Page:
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Transistor Action


Transistor Action

 

Transistor Action

 






The emitter-base junction of a transistor is forward biased whereas collector-base
junction is reverse biased. If for a moment, we ignore the presence of emitter-base
junction, then practically* no current would flow in the collector circuit because of the
reverse bias.





However, if the emitter-base junction is also present, then forward bias on
it causes the emitter current to flow. It is see that this emitter current almost entirely
flows in the collector circuit. Therefore, the current in the collector circuit depends upon
the emitter current.





If the emitter current is zero, the collector current is nearly zero.
However, if the emitter current is 1mA, then collector current is also about 1mA.





This is
precisely what happens in a transistor. We shall now discuss this action for
–npn and pnp transistors.





Fig-1





(i) Working of npn transistor:





Fig.1 shows the npn transistor with forward
bias to emitter-base junction and reverse bias to collector-base junction. The forward
bias causes the electrons in the n-type emitter to flow towards the base. This constitutes
the emitter current I E .





As these electrons flow through the p-type base, they tend to
combine with holes. As the base is lightly doped and very thin, therefore, only a few
electrons (less than 5%) combine with holes to constitute base** current I B . The
remainder (***more than 95%) cross over into the collector region to constitute collector
current I C . In this way, almost the entire emitter current flows in the collector circuit. It is
clear that emitter current is the sum of collector and base currents i.e.





I E = I B + I C





…………………………………………………………………………………………………………………………..
*In actual practice, a very little current (a few µA) would flow in the collector circuit. This
is called collector cut off current and is due to minority carries.
**The electrons which combine with holes become valence electrons. Then as valence
electrons, they flow down through holes and into the external base lead. This
constitutes base current I B .
****The reasons that most of the electrons from emitter continue their journey through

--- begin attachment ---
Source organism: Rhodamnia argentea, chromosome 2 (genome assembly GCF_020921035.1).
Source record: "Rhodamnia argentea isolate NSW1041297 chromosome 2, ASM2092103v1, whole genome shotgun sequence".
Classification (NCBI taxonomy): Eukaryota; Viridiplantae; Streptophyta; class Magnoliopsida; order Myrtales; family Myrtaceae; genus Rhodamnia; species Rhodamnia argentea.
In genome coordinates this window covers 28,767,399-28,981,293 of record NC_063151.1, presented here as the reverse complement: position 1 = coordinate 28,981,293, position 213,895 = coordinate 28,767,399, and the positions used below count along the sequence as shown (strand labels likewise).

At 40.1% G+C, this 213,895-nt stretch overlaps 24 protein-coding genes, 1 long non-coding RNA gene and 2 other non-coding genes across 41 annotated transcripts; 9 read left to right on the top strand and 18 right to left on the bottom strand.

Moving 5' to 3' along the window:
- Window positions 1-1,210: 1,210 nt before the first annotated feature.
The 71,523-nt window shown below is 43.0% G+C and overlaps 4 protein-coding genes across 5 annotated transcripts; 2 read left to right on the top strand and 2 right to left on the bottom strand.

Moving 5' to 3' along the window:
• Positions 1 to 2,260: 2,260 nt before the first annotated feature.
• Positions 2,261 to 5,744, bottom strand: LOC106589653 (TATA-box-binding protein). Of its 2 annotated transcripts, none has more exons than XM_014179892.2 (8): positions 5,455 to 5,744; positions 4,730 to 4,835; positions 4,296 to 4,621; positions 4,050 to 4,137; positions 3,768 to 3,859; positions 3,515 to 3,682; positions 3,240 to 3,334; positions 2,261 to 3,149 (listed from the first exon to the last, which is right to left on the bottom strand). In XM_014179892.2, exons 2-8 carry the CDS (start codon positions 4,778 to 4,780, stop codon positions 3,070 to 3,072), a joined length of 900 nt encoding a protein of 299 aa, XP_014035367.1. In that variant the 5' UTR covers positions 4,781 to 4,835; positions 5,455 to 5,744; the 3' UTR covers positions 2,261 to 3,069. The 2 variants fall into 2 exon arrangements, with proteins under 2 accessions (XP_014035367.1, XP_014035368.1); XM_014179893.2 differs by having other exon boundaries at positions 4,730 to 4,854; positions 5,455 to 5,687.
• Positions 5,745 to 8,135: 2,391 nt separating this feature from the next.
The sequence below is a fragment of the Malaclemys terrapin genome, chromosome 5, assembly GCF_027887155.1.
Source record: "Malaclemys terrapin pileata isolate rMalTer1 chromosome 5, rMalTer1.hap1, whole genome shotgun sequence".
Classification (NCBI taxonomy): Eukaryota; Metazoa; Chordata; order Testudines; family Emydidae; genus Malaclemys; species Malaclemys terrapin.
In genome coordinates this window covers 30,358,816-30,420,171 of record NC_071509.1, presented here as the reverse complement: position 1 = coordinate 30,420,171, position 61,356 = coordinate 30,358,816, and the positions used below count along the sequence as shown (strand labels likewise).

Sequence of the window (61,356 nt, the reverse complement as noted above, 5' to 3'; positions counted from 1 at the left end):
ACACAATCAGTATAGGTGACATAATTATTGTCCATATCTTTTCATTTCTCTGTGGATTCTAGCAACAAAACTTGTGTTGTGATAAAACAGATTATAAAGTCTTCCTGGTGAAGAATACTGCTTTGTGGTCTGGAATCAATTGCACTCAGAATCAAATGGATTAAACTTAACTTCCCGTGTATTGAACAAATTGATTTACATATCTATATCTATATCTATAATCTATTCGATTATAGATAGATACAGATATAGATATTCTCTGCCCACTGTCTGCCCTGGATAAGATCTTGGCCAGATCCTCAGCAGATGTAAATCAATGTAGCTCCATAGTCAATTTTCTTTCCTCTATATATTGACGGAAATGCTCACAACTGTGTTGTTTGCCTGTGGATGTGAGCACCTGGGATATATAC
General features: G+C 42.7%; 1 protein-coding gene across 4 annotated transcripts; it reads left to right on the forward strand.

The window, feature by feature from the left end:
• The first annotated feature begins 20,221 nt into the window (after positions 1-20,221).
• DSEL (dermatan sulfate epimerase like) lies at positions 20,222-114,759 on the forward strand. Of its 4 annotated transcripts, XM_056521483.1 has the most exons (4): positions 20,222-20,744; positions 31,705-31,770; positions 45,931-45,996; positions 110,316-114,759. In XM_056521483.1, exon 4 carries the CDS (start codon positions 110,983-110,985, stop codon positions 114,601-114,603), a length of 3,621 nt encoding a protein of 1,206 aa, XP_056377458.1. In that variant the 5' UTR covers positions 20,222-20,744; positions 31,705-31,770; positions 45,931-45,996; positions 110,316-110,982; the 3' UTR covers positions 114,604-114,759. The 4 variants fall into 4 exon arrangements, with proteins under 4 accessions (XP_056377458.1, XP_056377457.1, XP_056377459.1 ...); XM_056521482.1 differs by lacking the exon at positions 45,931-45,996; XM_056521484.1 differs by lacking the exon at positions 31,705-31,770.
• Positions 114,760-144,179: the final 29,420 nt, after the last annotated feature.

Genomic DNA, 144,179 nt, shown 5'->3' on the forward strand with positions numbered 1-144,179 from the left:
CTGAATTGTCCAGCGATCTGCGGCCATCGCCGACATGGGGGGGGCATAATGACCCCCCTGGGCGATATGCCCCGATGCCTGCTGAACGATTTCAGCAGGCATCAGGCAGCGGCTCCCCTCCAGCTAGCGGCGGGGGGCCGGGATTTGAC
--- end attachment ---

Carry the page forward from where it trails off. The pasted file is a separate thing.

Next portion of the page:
the base to collector to form collector are: (i) The base is lightly doped and very thin.
Therefore, there are a few holes which find enough time to combine with electrons. (ii)
The reverse bias on collector is quite high and exerts attractive forces on these
electrons.





Fig-2





(ii) Working of pnp transistor:





Fig.2 shows the basic connection of a pnp
transistor. The forward bias causes the holes in the p-type emitter to flow
towards the base. This constitutes the emitter current I E . As these holes
cross into n-type base, they tend to combine with the electrons. As the
base is lightly doped and very thin, therefore, only a few holes (less than





5%) combine with the electrons. The remainder (more than 95%) cross
into the collector region to constitute collector current I C . In this way,
almost the entire emitter current flows in the collector circuit. It may be
noted that current conduction within pnp transistor is by holes. However, in
the external connecting wires, the current is still by electrons.
Importance of transistor action. The input circuit (i.e. emitter-base
junction) has low resistance because of forward bias whereas output
circuit (i.e. collector-base junction) has high resistance due to reverse
bias. As we have seen, the input emitter current almost entirely flows in
the collector circuit. Therefore, a transistor transfers the input signal
current from a low-resistance circuit to a high-resistance circuit. This is the
key factor responsible for the amplifying of the transistor. We shall discuss
the amplifying property of transistor later in this chapter.





Note.





There are two basic transistor types :





the bipolar junction transistor (BJT) and field.
Effect transistor (FET). As we shall see, these two transistor types differ in both their
operating characteristics and their internal construction. Note that when we use the
term transistor, it means bipolar junction transistor (BJT).





The term comes from the
fact that in a bipolar transistor, there are two types of charge carriers (viz. electrons and
holes) that play part in conductions. Note that bi means two and polar refers to
polarities. the field-effect transistor is simply referred to as FET.





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